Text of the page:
Deadly Hero by Jason Lucky Morrow


Reviewed by Ellen Wallace

Put on your fedora, sit back and enjoy one of the best period true-crime books to be released recently.

“Deadly Hero” by Jason Lucky Morrow takes the reader back to the heartland of America — Tulsa, Oklahoma, in the mid-1930s. The book illuminates how power, money, and a killer who is right on the edge of sanity combined to produce a tragedy that rocked Oklahoma for decades after the crime.

“Deadly Hero” is the story on two “rich kids” from Tulsa and a scheme involving get-rich-quick-money and a damsel in distress. Setting up this convoluted convergence of story lines takes Morrow’s gift to cut to the chase and boil the story down. The heart of the book reveals how the killing of one of those boys occurred, a brazen claim of self-defense and how the parents of both young men reacted to the crime and the ensuing trial.

Morrow is the perfect storyteller for this crime. His prose is crisp, no-nonsense and uses just enough period lingo to shed light an era when the justice system was easily swayed not by what was right, but by the connections of the criminal. Morrow’s research and careful examination of hundred of pages of court notes, newspaper archives and first-person interviews are handled with care and accuracy.

Morrow’s earlier career as a reporter provides him a solid footing to approach this type of book. “Deadly Hero,” however, is more than this — it’s a look at the dark side of the newspaper business in the 1930’s and how it fed hysteria as reporters worked fast-and-loose to cover the murder.

It also describes the painfully slow legal process that is as true today as it was then, and how political power may or may not help when a parent is protecting his child who has done something unspeakable.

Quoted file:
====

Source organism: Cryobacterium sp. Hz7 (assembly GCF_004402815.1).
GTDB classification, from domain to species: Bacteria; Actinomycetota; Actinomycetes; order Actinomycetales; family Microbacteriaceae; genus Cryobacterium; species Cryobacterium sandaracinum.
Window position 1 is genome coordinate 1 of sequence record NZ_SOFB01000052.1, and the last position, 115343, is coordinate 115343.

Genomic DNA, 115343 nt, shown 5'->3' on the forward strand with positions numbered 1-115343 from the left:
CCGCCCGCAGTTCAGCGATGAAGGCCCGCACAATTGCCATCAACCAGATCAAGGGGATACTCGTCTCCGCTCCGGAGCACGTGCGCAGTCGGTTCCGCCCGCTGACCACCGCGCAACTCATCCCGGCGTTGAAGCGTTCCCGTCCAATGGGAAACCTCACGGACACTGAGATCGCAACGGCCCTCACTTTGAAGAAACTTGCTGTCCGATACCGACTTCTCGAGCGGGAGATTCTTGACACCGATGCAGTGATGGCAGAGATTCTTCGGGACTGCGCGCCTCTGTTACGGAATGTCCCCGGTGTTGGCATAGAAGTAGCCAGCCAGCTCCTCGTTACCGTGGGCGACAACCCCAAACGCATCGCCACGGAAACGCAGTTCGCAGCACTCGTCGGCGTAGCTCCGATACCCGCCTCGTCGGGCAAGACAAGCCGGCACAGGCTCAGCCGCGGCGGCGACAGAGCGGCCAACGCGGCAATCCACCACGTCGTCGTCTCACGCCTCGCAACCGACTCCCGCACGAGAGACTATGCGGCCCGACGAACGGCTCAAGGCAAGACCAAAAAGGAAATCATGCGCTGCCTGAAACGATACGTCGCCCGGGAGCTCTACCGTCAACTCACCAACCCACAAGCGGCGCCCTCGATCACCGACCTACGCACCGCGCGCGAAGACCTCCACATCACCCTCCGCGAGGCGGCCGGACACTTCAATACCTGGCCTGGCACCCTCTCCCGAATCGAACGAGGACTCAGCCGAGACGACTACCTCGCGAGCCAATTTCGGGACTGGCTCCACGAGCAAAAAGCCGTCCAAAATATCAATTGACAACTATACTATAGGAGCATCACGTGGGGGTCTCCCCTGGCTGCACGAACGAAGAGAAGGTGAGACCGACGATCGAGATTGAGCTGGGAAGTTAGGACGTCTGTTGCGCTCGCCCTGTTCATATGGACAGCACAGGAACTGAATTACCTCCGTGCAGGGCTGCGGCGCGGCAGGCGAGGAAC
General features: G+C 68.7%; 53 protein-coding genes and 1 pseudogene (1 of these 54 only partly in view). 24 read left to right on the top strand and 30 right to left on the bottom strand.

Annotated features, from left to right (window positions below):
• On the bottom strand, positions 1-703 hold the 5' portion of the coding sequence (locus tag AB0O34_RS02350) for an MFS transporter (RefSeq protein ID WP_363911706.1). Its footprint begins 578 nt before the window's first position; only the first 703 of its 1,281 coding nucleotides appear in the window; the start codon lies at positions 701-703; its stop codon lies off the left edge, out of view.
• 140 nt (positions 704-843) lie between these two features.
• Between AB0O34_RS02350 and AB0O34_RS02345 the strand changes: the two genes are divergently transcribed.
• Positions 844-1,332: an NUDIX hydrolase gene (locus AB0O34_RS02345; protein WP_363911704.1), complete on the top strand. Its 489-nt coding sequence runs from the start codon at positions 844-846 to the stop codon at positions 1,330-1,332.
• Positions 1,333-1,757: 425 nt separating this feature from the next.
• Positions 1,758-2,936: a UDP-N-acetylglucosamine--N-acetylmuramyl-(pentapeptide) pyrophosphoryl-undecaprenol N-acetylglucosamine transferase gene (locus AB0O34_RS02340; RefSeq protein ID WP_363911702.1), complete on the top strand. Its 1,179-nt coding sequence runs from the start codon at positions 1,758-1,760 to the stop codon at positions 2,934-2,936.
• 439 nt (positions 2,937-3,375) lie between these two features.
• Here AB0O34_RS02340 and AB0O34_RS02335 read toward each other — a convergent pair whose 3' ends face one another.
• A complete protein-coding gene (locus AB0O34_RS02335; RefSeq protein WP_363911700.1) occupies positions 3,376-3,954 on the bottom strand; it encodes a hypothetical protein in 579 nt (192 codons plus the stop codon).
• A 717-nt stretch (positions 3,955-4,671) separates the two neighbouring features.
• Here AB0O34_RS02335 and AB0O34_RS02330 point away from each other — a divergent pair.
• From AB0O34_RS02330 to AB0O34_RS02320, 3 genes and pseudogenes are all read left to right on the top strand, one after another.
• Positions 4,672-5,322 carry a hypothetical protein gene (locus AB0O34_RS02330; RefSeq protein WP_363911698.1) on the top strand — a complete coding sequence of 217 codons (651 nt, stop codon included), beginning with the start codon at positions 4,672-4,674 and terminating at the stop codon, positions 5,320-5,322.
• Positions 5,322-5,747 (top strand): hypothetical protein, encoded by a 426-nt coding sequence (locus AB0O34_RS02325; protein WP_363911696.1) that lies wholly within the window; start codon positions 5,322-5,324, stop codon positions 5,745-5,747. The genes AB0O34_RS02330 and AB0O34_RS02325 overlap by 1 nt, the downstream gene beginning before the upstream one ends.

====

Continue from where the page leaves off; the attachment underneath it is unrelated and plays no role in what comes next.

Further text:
The story is filled with many characters (even some who gave police false names), the rumors of unknown illegal past behavior of the victim and his killer and a town all too eager to spread gossip as gospel. Morrow’s attention to detail is evident on every page. The book includes footnotes, maps and photographs that help readers understand a time that few lived in. The story unfolds at a great clip, and the author makes additional impact by providing insights into an era when being a cop, detective or reporter were just beginning as true professions in America.

“Deadly Hero” is a great read that reminds one of the black-and-white films that we all love to watch on dark, stormy nights. Enjoy.

VISIT Morrow’s website Historical Crime Detective HERE.

  1. […] TCR posted a very nice and insightful review of my book, Deadly Hero. The reviewer, Ellen Wallace, got to the heart of the […]

  2. This book could never be a movie, because it is too rich in detail with too many ‘true’ characters, that it could not be done in 2 hours; but a mini-series on HBO or Showtime would be most welcome. Incredible story made better by superb writing. I found myself upset by a stupid, senseless murder, enraged by the killer, disgusted by his father and the criminal justice system of Oklahoma in the 1930’s and 40’s, with an ending that makes you rethink much about one of the characters. A great read.

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